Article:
Before v2.0, Apache Kylin uses Hadoop MapReduce as the framework to build Cubes over huge dataset. The MapReduce framework is simple, stable and can fulfill Kylin’s need very well except the performance. In order to get better performance, we introduced the “fast cubing” algorithm in Kylin v1.5, tries to do as much as possible aggregations at map side within memory, so to avoid the disk and network I/O; but not all data models can benefit from it, and it still runs on MR which means on-disk sorting and shuffling.
Now Spark comes; Apache Spark is an open-source cluster-computing framework, which provides programmers with an application programming interface centered on a data structure called RDD; it runs in-memory on the cluster, this makes repeated access to the same data much faster. Spark provides flexible and fancy APIs. You are not tied to Hadoop’s MapReduce two-stage paradigm.
Before introducing how calculate Cube with Spark, let’s see how Kylin do that with MR; Figure 1 illustrates how a 4-dimension Cube get calculated with the classic “by-layer” algorithm: the first round MR aggregates the base (4-D) cuboid from source data; the second MR aggregates on the base cuboid to get the 3-D cuboids; With N+1 round MR all layers’ cuboids get calculated.
The “by-layer” Cubing divides a big task into a couple steps, and each step bases on the previous step’s output, so it can reuse the previous calculation and also avoid calculating from very beginning when there is a failure in between. These makes it as a reliable algorithm. When moving to Spark, we decide to keep this algorithm, that’s why we call this feature as “By layer Spark Cubing”.
As we know, RDD (Resilient Distributed Dataset) is a basic concept in Spark. A collection of N-Dimension cuboids can be well described as an RDD, a N-Dimension Cube will have N+1 RDD. These RDDs have the parent/child relationship as the parent can be used to generate the children. With the parent RDD cached in memory, the child RDD’s generation can be much efficient than reading from disk. Figure 2 describes this process.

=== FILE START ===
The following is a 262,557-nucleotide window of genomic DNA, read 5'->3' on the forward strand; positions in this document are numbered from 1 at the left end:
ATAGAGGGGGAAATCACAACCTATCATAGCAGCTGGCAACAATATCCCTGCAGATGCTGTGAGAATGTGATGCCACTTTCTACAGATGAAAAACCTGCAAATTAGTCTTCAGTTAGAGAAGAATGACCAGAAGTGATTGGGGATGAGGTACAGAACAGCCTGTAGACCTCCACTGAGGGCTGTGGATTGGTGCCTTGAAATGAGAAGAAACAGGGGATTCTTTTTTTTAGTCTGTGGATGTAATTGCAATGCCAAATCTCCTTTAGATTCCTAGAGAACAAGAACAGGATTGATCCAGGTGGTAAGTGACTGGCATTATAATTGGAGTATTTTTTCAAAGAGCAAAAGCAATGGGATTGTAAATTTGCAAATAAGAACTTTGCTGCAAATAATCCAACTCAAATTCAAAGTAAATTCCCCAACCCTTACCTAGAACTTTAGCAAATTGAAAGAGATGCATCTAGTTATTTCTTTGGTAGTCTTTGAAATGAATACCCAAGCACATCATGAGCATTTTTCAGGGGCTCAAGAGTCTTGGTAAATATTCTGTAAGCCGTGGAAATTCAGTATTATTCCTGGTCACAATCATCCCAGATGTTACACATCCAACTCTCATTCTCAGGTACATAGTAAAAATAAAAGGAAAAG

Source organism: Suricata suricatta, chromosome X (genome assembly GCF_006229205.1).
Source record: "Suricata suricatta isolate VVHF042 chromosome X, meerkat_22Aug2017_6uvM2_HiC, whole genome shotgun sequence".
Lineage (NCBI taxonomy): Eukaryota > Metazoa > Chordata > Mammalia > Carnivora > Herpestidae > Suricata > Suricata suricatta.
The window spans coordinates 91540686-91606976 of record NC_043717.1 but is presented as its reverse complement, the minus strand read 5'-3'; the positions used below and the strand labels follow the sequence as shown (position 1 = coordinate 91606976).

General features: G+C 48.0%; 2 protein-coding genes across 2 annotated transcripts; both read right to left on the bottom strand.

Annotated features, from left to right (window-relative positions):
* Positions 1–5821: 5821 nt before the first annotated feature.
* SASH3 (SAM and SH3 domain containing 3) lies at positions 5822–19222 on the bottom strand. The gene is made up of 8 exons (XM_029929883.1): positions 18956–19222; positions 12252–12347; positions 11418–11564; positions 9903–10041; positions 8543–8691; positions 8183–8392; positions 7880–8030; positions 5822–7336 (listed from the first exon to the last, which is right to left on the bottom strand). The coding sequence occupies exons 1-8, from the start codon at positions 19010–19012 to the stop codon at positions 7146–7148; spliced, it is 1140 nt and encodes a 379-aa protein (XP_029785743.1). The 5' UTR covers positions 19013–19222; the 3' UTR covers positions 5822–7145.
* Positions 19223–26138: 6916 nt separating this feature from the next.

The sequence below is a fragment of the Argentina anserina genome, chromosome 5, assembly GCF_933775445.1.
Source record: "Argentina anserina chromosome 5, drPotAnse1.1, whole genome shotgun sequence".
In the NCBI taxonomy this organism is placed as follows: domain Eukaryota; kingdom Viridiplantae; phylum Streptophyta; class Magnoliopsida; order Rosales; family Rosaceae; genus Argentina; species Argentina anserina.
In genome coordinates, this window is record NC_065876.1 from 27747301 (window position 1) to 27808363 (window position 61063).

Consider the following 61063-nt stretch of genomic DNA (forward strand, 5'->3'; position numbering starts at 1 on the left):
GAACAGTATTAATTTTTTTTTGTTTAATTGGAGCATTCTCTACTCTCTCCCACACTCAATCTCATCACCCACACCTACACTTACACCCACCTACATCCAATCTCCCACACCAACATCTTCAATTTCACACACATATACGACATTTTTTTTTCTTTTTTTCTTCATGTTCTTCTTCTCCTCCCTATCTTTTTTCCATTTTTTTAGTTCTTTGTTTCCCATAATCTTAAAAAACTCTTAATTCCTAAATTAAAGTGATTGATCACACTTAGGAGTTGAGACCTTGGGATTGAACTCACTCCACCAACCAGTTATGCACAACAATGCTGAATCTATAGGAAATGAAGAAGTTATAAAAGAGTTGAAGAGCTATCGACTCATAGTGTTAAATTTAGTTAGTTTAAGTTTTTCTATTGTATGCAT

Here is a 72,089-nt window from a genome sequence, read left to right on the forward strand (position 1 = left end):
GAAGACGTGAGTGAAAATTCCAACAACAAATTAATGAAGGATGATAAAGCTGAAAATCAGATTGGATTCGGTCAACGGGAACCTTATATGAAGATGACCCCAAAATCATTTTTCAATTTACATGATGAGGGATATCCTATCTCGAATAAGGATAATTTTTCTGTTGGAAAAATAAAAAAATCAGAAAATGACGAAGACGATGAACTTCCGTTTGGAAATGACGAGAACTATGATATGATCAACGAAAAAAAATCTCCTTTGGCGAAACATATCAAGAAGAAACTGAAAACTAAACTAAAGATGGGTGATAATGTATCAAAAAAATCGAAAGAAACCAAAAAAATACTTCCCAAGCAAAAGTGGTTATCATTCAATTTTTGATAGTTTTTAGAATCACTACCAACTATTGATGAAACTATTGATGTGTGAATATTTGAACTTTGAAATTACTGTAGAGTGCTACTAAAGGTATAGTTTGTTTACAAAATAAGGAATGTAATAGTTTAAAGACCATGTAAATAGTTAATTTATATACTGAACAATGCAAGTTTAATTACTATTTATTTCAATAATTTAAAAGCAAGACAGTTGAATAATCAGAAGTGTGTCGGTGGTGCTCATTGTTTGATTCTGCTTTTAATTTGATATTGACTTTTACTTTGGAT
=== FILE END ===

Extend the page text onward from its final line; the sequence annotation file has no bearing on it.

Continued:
Figure 3 is the DAG of Cubing in Spark, it illustrates the process in detail: In “Stage 5”, Kylin uses a HiveContext to read the intermediate Hive table, and then do a “map” operation, which is an one to one map, to encode the origin values into K-V bytes. On complete Kylin gets an intermediate encoded RDD. In “Stage 6”, the intermediate RDD is aggregated with a “reduceByKey” operation to get RDD-1, which is the base cuboid. Nextly, do an “flatMap” (one to many map) on RDD-1, because the base cuboid has N children cuboids. And so on, all levels’ RDDs get calculated. These RDDs will be persisted to distributed file system on complete, but be cached in memory for next level’s calculation. When child be generated, it will be removed from cache.
We did a test to see how much performance improvement can gain from Spark:
- 4 nodes Hadoop cluster; each node has 28 GB RAM and 12 cores;
- YRAN has 48GB RAM and 30 cores in total;
- CDH 5.8, Apache Kylin 2.0 beta.
- Spark 1.6.3 on YARN
- 6 executors, each has 4 cores, 4GB +1GB (overhead) memory
- Airline data, total 160 million rows
- Cube: 10 dimensions, 5 measures (SUM)
- Build the cube at different source data level: 3 million, 50 million and 160 million source rows; Compare the build time with MapReduce (by layer) and Spark. No compression enabled.
The time only cover the building cube step, not including data preparations and subsequent steps.
Spark is faster than MR in all the 3 scenarios, and overall it can reduce about half time in the cubing.
Now you can download a 2.0.0 beta build from Kylin’s download page, and then follow this post to build a cube with Spark engine. If you have any comments or inputs, please discuss in the community.